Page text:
her situation reminded her that her family were far away.
She became tearful, but was hopeful that the SoW device
could help her to reconnect with some of her distant
family as she felt alone in the hospital.
Zamir et al. BMC Geriatrics (2018) 18:62 Page 8 of 13
Content courtesy of Springer Nature, terms of use apply. Rights reserved.
I do get boredI dont have anyone to talk toI have
family that visit once in a whileIm here nowIm
not well and I feel aloneI have family I would like to
seeYes I think its a great idea this.
(Community hospital, patient)
The second patient explained that she often sees her
children, but would like to have the chance to see her in-
fant great grandchild. She became slightly upset that she
still had not seen her great grandchild, and felt left out by
her family. She was excited at the thought of being set-up
on SoW where she could finally see her family.
Oh yesmy daughters come to see me even here at
the hospitalbut I havent had the chance to see the
little one yetthats my granddaughters little one
they live too far awayI wish I had the chance to see.
(Community hospital, patient)
The third patient overheard some of the conversations
between the researcher and patients, and was keen to
get set-up on the SoW to reconnect with her family. In
contrast, of the patients who did not want to use SoW,
one explained that she did not want her family members
to see her looking unwell even though she misses
them. She was worried that they would become upset
by her current appearance. Although feelings of loneli-
ness may reduce for some people, families may be-
come distressed as they watch their loved oneshealth
deteriorate.
Capturing feelings
When speaking with older people about the possibilities
of reconnecting with family and friends, feelings of
loneliness and isolation were evident and captured in
field notes. The feedback sheet after each call acted as a
source of documenting any changes in mood such as
feeling happier and less isolated. However, as previously
mentioned, staff members did not record this informa-
tion during the study. It was only identified that some
older people were feeling lonely and isolated through
conversations with the researcher, or by staff identifying
them as being lonely individuals who might be a good
candidate for SoW. Staff from C1 suggested that in
order to best capture these feelings, simplified scales
ought to be developed, as residents have previously
enjoyed completing questionnaires, and it would be an
easier way to document any changes. For future itera-
tions of this study, loneliness and isolation will be con-
sidered as key outcome measures. In addition, some
residents may have been unwell and therefore an im-
portant outcome measure of well-being would be ad-
vantageous to include.
Barriers towards implementation Key aspects of the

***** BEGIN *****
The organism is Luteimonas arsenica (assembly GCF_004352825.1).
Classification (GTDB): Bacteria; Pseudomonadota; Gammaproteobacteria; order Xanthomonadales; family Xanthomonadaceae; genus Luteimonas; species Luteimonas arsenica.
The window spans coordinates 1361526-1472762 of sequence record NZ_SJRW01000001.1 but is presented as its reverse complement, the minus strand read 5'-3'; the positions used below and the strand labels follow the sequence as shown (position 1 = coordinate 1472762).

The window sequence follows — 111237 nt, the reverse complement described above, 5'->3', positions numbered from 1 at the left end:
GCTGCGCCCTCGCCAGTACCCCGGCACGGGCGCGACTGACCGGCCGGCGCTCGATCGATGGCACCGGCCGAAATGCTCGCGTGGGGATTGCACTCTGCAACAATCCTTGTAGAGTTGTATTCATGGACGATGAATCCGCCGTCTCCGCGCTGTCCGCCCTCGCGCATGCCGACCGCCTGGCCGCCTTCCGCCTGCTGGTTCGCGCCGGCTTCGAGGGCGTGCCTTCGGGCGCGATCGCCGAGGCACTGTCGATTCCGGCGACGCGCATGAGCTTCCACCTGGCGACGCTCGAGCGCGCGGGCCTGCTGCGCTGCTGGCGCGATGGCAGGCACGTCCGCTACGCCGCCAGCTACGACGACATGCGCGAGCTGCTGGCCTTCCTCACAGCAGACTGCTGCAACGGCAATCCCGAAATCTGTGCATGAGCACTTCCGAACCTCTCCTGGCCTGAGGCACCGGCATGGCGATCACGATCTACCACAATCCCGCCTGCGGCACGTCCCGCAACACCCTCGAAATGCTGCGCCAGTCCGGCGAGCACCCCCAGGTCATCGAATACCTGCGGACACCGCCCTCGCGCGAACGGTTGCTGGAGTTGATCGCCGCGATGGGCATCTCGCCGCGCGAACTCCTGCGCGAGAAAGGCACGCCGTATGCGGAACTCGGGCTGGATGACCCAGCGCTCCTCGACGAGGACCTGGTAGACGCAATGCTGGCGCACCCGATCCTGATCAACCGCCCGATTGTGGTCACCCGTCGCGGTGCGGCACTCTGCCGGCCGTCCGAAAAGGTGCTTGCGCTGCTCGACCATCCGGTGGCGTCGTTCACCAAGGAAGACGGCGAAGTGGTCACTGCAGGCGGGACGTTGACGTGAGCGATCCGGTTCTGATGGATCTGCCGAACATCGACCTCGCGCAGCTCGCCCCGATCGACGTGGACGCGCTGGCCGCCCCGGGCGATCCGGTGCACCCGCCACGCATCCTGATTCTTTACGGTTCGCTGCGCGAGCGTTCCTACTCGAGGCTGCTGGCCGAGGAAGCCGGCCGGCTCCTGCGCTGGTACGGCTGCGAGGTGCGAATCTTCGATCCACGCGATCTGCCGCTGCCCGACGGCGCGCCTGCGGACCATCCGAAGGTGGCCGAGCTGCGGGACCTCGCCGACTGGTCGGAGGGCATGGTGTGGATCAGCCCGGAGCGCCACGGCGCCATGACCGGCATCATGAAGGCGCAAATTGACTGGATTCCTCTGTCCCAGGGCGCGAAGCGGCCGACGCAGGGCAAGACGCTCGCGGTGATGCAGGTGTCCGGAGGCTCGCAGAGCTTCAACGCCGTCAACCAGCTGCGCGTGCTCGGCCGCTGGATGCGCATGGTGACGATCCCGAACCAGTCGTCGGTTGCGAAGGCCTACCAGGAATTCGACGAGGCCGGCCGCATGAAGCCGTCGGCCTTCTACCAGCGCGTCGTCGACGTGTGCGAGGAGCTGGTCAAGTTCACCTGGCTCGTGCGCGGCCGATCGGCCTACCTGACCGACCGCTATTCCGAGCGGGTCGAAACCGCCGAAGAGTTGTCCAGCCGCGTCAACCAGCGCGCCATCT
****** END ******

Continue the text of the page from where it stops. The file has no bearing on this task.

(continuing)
results highlight the lack of sustained use of SoW across
sites for various reasons. Five key barriers towards
implementing the intervention were identified (Table 4).
Discussion
This study addressed four objectives. It found that older
people and their family contacts are capable of using
SoW and found it beneficial however, the feasibility of
its use by those with cognitive impairments is yet to be
determined. A long-term care environment may be more
suitable for the on-going use of video-calls by older
people, compared to hospital settings. However, older
people in the hospital environment felt video-calls could
be useful to them, suggesting maybe an alternative ap-
proach in implementation that meets the needs of a hos-
pital environment. There is a need to re-design the SoW
device and provide video-calls on a larger screen as an
alternative, and reduce perceptions of risk towards the
device. Staff reflection identified five key barriers
Table 4 Barriers and suggested next steps
Barriers Suggested next steps (Re-evaluation)
(1) Staff turnover High staff turnover meant lack of sustained use of SoW. There is a need to engage more staff at each site.
(2) Risk averseness Perceptions of the device being unsafe and risky to use in a care environment were noted. There is a need
to conduct a risk assessment on site to demonstrate the safety of the device before use. In addition staff
training to reduce perceptions of risk that override implementation.
(3) Intervention design The SoW device did not appear user-friendly to some residents, therefore staff suggested there is a need to
redesign it. Staff wanted to provide video-calls on a larger screen such as a TV because residents are more
familiar with it, compared to an iPad.
(4) Family commitment Staff reported that some relatives stopped video-calling because they may have been unsure of what to
talk about, therefore a conversation aid is needed. C1, C4, C6 felt there should be additional social contacts
other than family to video-call with to increase their social networks and reduce loneliness.
(5) Staff attitudes towards intervention
implementation
Not all staff members committed to the project. Some staff felt they needed more training in how to use
the intervention. Staff leading the project felt there is a need to target those who are not confident in